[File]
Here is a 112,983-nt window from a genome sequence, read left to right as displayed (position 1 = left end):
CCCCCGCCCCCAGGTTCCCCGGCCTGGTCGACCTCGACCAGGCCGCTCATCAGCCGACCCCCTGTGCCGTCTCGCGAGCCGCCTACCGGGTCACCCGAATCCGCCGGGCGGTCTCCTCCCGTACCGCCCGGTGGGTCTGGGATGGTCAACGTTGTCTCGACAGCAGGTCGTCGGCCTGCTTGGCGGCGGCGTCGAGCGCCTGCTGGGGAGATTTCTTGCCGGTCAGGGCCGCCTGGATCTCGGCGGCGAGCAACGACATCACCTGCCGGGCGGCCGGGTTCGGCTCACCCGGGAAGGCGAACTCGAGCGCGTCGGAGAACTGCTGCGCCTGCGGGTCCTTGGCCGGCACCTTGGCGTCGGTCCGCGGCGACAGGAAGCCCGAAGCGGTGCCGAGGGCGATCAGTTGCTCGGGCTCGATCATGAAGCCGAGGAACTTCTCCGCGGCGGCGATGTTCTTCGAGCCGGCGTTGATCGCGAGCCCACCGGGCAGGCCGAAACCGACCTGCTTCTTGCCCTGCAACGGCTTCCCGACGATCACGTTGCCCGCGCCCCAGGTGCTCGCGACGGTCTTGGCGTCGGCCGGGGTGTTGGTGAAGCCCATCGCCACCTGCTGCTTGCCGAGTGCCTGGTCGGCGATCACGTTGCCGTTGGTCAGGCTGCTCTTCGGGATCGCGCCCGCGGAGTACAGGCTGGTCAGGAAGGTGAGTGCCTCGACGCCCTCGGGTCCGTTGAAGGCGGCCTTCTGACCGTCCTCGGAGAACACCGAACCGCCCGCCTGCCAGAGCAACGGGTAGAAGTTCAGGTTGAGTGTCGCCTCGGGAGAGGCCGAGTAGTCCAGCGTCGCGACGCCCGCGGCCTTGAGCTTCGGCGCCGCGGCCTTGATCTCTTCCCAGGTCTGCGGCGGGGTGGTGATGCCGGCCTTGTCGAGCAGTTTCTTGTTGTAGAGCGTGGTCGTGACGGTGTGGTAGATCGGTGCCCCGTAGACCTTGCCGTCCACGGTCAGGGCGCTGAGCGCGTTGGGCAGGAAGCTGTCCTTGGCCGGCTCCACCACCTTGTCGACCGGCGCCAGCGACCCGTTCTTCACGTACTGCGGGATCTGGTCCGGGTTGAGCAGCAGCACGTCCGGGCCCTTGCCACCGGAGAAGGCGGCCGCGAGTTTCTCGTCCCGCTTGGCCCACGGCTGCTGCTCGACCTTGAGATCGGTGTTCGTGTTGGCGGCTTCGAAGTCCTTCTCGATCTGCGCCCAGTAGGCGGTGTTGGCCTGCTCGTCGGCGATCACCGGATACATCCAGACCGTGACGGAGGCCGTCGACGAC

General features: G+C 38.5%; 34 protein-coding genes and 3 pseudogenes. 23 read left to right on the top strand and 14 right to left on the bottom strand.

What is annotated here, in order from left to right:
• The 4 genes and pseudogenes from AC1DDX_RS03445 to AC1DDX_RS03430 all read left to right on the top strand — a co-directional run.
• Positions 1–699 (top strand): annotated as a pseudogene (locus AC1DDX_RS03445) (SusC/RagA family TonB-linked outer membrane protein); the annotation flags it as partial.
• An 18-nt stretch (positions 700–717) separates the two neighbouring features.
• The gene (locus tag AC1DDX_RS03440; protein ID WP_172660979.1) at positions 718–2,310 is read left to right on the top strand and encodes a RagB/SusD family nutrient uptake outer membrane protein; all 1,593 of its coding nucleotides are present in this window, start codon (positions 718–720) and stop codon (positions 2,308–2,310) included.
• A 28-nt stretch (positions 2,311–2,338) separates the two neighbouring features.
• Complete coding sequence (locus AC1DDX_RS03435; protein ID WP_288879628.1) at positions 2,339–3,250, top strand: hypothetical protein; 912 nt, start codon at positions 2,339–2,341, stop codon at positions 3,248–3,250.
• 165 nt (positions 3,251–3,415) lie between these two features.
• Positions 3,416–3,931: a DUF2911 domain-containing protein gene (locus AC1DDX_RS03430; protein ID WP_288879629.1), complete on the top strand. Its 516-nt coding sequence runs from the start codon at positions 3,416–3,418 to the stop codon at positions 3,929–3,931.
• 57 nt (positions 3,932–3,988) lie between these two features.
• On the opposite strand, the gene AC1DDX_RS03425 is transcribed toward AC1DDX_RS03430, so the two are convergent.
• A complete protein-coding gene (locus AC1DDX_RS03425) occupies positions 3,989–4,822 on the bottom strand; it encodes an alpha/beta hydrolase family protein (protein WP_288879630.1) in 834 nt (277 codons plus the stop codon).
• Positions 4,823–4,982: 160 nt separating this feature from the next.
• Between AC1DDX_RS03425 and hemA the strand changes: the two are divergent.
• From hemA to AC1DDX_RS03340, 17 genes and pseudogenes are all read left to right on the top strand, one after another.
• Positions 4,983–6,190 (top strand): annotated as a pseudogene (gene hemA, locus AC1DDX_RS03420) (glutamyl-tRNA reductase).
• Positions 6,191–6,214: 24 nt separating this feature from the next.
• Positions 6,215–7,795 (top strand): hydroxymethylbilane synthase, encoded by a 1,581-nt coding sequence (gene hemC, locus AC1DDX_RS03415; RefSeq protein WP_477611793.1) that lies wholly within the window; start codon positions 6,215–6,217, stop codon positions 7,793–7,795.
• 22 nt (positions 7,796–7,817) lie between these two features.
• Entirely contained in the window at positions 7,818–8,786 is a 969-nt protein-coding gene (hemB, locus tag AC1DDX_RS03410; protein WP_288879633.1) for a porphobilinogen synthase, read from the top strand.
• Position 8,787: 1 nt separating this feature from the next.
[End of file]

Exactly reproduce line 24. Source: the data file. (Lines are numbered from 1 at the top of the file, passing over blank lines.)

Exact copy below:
• Position 8,787: 1 nt separating this feature from the next.